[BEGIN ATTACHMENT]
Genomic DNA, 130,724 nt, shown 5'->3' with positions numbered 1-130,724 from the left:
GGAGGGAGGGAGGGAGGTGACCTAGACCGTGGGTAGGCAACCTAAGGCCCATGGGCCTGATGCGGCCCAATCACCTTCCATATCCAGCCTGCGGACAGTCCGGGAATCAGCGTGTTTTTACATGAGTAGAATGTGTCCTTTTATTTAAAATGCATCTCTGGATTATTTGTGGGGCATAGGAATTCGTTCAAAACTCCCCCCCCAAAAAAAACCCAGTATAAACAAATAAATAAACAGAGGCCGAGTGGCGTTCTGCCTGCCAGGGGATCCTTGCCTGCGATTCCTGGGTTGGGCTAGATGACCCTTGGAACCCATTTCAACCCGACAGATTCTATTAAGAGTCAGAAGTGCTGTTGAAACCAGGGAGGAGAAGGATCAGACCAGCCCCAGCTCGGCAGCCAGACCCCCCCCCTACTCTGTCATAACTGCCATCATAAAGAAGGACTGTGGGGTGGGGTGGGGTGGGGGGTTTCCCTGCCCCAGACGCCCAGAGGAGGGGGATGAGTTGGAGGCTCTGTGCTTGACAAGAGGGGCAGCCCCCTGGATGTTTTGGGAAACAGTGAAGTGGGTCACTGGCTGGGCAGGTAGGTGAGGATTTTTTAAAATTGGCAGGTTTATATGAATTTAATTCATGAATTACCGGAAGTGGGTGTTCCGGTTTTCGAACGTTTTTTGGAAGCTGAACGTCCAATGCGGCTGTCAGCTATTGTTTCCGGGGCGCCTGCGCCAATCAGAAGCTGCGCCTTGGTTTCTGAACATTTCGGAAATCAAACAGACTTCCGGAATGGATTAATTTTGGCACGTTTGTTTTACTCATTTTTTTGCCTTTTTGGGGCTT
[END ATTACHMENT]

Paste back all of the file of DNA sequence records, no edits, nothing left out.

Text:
Genomic DNA, 130,724 nt, shown 5'->3' with positions numbered 1-130,724 from the left:
GGAGGGAGGGAGGGAGGTGACCTAGACCGTGGGTAGGCAACCTAAGGCCCATGGGCCTGATGCGGCCCAATCACCTTCCATATCCAGCCTGCGGACAGTCCGGGAATCAGCGTGTTTTTACATGAGTAGAATGTGTCCTTTTATTTAAAATGCATCTCTGGATTATTTGTGGGGCATAGGAATTCGTTCAAAACTCCCCCCCCAAAAAAAACCCAGTATAAACAAATAAATAAACAGAGGCCGAGTGGCGTTCTGCCTGCCAGGGGATCCTTGCCTGCGATTCCTGGGTTGGGCTAGATGACCCTTGGAACCCATTTCAACCCGACAGATTCTATTAAGAGTCAGAAGTGCTGTTGAAACCAGGGAGGAGAAGGATCAGACCAGCCCCAGCTCGGCAGCCAGACCCCCCCCCTACTCTGTCATAACTGCCATCATAAAGAAGGACTGTGGGGTGGGGTGGGGTGGGGGGTTTCCCTGCCCCAGACGCCCAGAGGAGGGGGATGAGTTGGAGGCTCTGTGCTTGACAAGAGGGGCAGCCCCCTGGATGTTTTGGGAAACAGTGAAGTGGGTCACTGGCTGGGCAGGTAGGTGAGGATTTTTTAAAATTGGCAGGTTTATATGAATTTAATTCATGAATTACCGGAAGTGGGTGTTCCGGTTTTCGAACGTTTTTTGGAAGCTGAACGTCCAATGCGGCTGTCAGCTATTGTTTCCGGGGCGCCTGCGCCAATCAGAAGCTGCGCCTTGGTTTCTGAACATTTCGGAAATCAAACAGACTTCCGGAATGGATTAATTTTGGCACGTTTGTTTTACTCATTTTTTTGCCTTTTTGGGGCTT